Nigeria accepted recommendations:
- To improve conditions for women, in particular, in the area of reproductive health and to increase efforts in the area of maternal health (Recommendations 103.27 made by Malaysia, and 103.28 by Holy See).
However, in the area of Health Rights experience has shown that discriminatory implementation and lack of uniform policy on the National Health Insurance Scheme has contributed immensely to increase of the Maternal Mortality Rate in the Country, especially in the Northern Part of Nigeria.
- THE NATIONAL HUMAN RIGHTS FRAMEWORK
Chapter 4 of the Nigerian Constitution of 199 (as amended) provides for Fundamental Rights of Citizens, including the legal framework and background for the promotion and protection of Human Rights. To protect women from the patriarchal dominance of men in the society, Section 42 of the Constitution provides for non-discrimination against any person on ground of tribe, race, origin, sex, or religion. Other Sections in Chapter 4 of the Constitution provide for the rights to freedom of movement, freedom of thought, religion and conscience.
Being a signatory to the International Covenant on Economic, Social and Cultural Rights, Nigeria has also in Chapter 2 of the Constitution reflected the Fundamental objective and Directives Principles of State Policy which in principle is a recognition of the right to employment, right to housing, right to health, right to food and right to water. All these rights apply to everybody, women and men equally. However, the non-justiciability of the provisions of Chapter 2 constitutes a serious impediment to the full enjoyment the civil and political rights enshrined in Chapter 4. The provisions in Chapter 2 are non-justiciable in the sense that no citizen can hold the government accountable for non-fulfillment of these rights. Neither can the courts be approached to enforce these rights. Women are disproportionally affected because, by reason of being vulnerable, they are not economically empowered to access housing, education, health care, food, etc. to be to enjoy their rights. There are also policies that seek to enhance the health rights of women such as the National Gender Policy and the National Insurance Health Scheme (NHIS). It is sadly noted that these polices exist to a large extent on paper. Majority of Nigerians are not aware of the existence of these policies and how they can benefit from therefrom.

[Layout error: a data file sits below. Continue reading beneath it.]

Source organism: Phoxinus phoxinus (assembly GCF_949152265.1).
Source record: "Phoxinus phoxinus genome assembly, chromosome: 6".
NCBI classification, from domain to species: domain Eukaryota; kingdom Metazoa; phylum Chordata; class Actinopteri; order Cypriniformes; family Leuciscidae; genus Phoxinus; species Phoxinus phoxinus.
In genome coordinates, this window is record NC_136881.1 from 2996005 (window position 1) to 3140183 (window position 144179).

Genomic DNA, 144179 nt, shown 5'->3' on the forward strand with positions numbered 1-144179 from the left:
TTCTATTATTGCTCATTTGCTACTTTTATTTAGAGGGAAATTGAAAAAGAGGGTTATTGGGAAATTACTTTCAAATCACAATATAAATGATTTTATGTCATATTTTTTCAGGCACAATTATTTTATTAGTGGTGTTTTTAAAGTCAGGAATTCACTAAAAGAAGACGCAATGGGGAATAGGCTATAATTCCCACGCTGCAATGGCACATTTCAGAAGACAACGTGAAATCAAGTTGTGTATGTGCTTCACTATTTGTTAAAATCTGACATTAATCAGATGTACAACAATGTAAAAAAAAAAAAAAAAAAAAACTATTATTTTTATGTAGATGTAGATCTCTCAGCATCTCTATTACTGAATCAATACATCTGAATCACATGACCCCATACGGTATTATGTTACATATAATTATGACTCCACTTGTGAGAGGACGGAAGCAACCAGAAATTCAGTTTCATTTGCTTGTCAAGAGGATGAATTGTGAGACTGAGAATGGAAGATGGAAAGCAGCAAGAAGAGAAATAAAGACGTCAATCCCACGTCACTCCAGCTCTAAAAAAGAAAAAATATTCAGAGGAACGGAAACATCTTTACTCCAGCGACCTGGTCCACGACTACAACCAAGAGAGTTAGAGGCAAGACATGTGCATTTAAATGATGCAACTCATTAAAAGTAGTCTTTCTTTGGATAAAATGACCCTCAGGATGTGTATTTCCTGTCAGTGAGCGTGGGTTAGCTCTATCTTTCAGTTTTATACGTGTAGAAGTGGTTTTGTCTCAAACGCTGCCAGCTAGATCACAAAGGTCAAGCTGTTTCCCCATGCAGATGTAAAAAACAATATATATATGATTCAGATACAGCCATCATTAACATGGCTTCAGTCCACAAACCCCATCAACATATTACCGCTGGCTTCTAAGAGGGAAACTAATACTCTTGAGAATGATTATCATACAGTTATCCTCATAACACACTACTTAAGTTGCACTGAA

We note that despite Nigeria’s support of most of the recommendations made in its 2009 UPR, implementation of these has been slow.
There are a number of challenges to the realization of the rights and freedoms set out above. These include:
- The prevalence of corruption in all sectors of Nigeria Society is hampering the implementation of these laws and policies. Pervasive corruption in the judiciary as arbiters, the police as investigators and prosecutors, and even the lawyers who deliberately thwart the course of justice. These vices affect the quick dispensation of justice; for example, public officers arrested and brought to Court are able to bribe themselves out of the snare of justice.
- Inadequate monitoring and evaluation by the project evaluation unit, the National and State Assemblies, the Civil Societies, and the Communities.
- Inadequate awareness of the existence of these rights and freedom throughout the Country.
- Deliberate frustration of the passage of the relevant laws by the various House of Assembly.
- The unwillingness of the custodians of traditional values to abandon harmful traditional practices.
- Deliberate attempts by men to frustrate women’s enjoyment of these rights. For example, some men refuse their wives active participation in decision making, ownership of property, the right to bail a suspect at the Police Station, the right to eat gizzard, etc.
- THE HUMAN RIGHTS SITUATION ON THE GROUND
Despite the legal framework contained in the human rights treaties to which Nigeria is a signatory, and the National Constitution designed to enhance the promotion of the rights of women in Nigeria, women’s human rights have been violated with impunity.
Traditional practices still prevent women from inheritance and ownership of property. For instance, in the Bachama and Lunguda Kingdoms of Adamawa State, women do not inherit property, rather they are considered as property to ne inherited by men. There are daily reported cases of rape of women and increased domestic violence. Women in Nigeria are also refused the right to secure the bail of persons alleged to have committed offences and detained by the police.